Artcetera - Star TribuneBy Caroline Palmer January 20, 2014
Choreographing for “Cabaret” must feel exhilarating and daunting. After all, whoever tackles this job is following in the footsteps of first Ronald Field and then Ron Marshall on Broadway, not to mention the legendary Bob Fosse on film. But Ivey award winner Michael Matthew Ferrell proves he is up to the task in Theatre Latté Da’s production of the famed John Kander and Fred Ebb musical, now playing at the Pantages Theatre.
“Cabaret” captures a specific moment of time – the blinkered days leading into Hitler’s cruel domination of Germany and Europe. Berlin has an atmosphere of thrilling sleaziness but something far more ominous is brewing, and there’s nothing fun about it. The story evolves from carelessness into darkness, as if the entire city itself transitions from a playful dream into a years-long nightmare. Ferrell picks up on this pivotal transition in his choreography for the Peter Rothstein-directed production.
Because “Cabaret” takes place in a underground nightclub, the dancing is sexy-as-all-get-out, propelled by pelvic thrusts, swaying hips and nearly bare bottoms. It would be easy to rely on a stock bump-and-grind approach for the early musical numbers but Ferrell’s movement choices consciously hint at the danger to come.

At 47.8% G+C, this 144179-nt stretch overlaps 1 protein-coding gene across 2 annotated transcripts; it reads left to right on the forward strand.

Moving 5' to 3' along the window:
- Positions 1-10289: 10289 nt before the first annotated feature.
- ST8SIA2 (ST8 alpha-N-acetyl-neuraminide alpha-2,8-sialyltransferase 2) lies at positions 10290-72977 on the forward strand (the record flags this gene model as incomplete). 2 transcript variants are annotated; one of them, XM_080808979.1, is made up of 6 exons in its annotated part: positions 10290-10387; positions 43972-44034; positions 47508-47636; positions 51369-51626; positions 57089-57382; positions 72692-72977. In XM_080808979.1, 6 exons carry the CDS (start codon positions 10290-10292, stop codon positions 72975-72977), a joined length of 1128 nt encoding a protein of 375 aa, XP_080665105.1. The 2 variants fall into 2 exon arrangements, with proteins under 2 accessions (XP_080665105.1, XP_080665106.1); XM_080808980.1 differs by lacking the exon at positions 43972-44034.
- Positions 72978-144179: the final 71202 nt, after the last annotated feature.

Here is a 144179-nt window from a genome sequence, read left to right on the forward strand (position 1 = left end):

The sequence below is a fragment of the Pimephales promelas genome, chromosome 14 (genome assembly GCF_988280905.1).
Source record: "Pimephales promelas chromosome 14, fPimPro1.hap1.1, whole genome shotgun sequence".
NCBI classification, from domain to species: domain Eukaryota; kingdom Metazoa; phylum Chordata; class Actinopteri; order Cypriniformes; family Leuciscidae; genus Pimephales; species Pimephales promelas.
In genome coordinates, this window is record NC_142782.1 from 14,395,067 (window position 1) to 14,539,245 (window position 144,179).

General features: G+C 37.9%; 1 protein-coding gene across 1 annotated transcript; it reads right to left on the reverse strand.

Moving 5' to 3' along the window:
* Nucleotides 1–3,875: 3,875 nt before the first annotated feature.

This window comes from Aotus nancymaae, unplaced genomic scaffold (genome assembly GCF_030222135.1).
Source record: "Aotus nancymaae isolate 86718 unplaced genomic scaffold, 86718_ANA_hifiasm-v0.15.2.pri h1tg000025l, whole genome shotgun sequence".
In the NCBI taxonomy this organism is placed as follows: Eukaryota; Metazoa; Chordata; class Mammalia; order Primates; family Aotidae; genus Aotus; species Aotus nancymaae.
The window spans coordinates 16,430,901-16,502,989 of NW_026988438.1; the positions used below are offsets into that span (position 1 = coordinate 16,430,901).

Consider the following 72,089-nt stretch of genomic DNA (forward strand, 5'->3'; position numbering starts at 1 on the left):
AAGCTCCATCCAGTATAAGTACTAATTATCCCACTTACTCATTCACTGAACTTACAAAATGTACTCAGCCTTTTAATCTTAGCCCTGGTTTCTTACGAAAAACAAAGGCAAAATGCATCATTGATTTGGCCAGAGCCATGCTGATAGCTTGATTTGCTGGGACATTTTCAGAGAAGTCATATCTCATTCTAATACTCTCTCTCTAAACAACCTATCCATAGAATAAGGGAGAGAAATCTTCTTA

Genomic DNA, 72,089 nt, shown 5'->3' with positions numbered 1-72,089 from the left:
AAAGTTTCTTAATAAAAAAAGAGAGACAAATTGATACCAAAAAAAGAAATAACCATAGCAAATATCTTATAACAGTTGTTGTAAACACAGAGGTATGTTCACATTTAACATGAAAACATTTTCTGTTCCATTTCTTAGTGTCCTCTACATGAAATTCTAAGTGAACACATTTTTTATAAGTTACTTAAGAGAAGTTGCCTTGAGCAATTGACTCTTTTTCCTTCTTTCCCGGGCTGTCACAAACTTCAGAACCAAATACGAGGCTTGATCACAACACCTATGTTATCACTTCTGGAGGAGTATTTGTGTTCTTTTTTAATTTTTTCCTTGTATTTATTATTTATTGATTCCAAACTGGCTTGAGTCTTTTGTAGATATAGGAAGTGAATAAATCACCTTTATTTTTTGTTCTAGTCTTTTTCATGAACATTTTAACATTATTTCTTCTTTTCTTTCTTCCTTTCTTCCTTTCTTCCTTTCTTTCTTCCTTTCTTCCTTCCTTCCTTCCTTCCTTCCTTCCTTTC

Tyler Michaels as the Emcee is a sneering, audience-teasing, glittery dynamo and often joins in with the bawdy chorus who stomp through their paces with a frankly impatient sensuality. They aren’t in jackboots (yet) but there’s clearly a force afoot to transform these hedonists into either enemies or allies of the state (“Mein Herr” with its militaristic forcefulness, led by the gutsy Kira Lace Hawkins as Sally Bowles is a prime example).
Ferrell completes these connections with his movement choices in the second act. A high-kicking chorus line devolves into goose-stepping and Nazi salutes. Partygoers waltz prettily before joining in with Fraulein Kost’s (Aeysha Kinnunen) rendition of the chilling hymn “Tomorrow Belongs to Me.” Michaels and a monkey-suited dancer happily hoof toward a horrific climax: “If you could see her through my eyes … she wouldn’t look Jewish at all.” The Emcee can only make such a joke in a society primed to accept it so the combination of the upbeat tap dancing and the deadly statement is all the more rattling.
Ferrell, along with Rothstein, exposes the beating heart of “Cabaret.” It’s a story about transitory liberation, about abandoning troubles at the door, about being true to one’s self, others be damned. But of course we all ignore our surroundings at our own peril. We can only dance so long before the music stops playing.